Let me lead off with an excerpt from Amy Kazmin's report in FT on the latest legal trouble that could be fatal for Vedanta University:
Thanks for the tip-off to T.T. Ram Mohan, who also points to a Business Standard column by Kalpana Pathak -- Land largesse for corporate universities -- that raises serious questions about private universities / institutions seeking vast quantities of public land -- and getting it. Here's Ram Mohan:
Anil Agarwal, the Indian billionaire who controls Vedanta, the UK-listed mining group, has suffered a setback to his philanthropic ambitions, hard on the heels of legal problems this year involving some of the group’s Indian operations.
Mr Agarwal’s plans to build a $3.3bn (£2.1bn) university in a coastal area of impoverished Orissa, starting with a $1bn endowment from his personal fortune, have fallen foul of the law – and a powerful Hindu deity, Lord Jagannath.
The Orissa High Court has ruled that the Orissa government’s acquisition of about 6,500 acres of land – including 500 acres from Puri’s famous Jagannath temple – and the land’s subsequent transfer to Mr Agarwal’s eponymous foundation to build Vedanta University was illegal.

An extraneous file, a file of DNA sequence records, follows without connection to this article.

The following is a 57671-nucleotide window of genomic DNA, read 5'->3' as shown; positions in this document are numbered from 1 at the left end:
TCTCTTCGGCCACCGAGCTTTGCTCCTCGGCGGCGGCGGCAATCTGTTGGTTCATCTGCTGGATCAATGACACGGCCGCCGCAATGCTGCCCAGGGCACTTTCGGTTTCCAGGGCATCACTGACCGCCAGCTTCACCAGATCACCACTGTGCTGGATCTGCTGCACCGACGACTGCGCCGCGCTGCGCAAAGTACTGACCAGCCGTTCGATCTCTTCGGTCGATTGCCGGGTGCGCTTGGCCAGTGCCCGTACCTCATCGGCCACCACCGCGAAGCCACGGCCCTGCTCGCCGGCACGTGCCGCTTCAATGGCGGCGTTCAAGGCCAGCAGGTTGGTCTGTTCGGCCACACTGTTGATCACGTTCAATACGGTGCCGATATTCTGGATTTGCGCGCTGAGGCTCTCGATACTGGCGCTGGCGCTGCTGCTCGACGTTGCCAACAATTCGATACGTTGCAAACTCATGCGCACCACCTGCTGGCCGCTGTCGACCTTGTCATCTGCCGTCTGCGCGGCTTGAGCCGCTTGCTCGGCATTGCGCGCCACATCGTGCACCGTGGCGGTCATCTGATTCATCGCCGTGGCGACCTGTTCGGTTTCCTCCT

The court has ordered that the land be returned to its original owners. The judgment – in response to a clutch of public interest lawsuits challenging the land acquisition – will bring a formal end to the long-stalled plans for the university, which Vedanta had already concluded was unlikely to ever get off the ground in Orissa.
The ruling has brought to the fore the question of land being acquired for setting up of private universities and colleges. BS has an interesting feature on the subject today. The article notes that the Anil Ambani group has recently been alloted 110 acres by the MP government for its foray into education while ISB got 70 acres of land in Mohali. The land allotment is disproportionate to the requirement in many cases. Where it is made over to private parties, the suspicion of a land group is bound to be there.
BS notes that a good engineering institute can be set up on 10 acres and a management institute on 5. So why are private institutions asking and getting so much land? It also notes that Infosys' Mysore training facility is on a 337 acre campus. This is not even a degree-granting facility, it is strictly for a private company. Interestingly, Shiv Nadar and Aziz Premji are acquiring and pay for the land they need for their educational ventures instead of seeking concessional land from the government.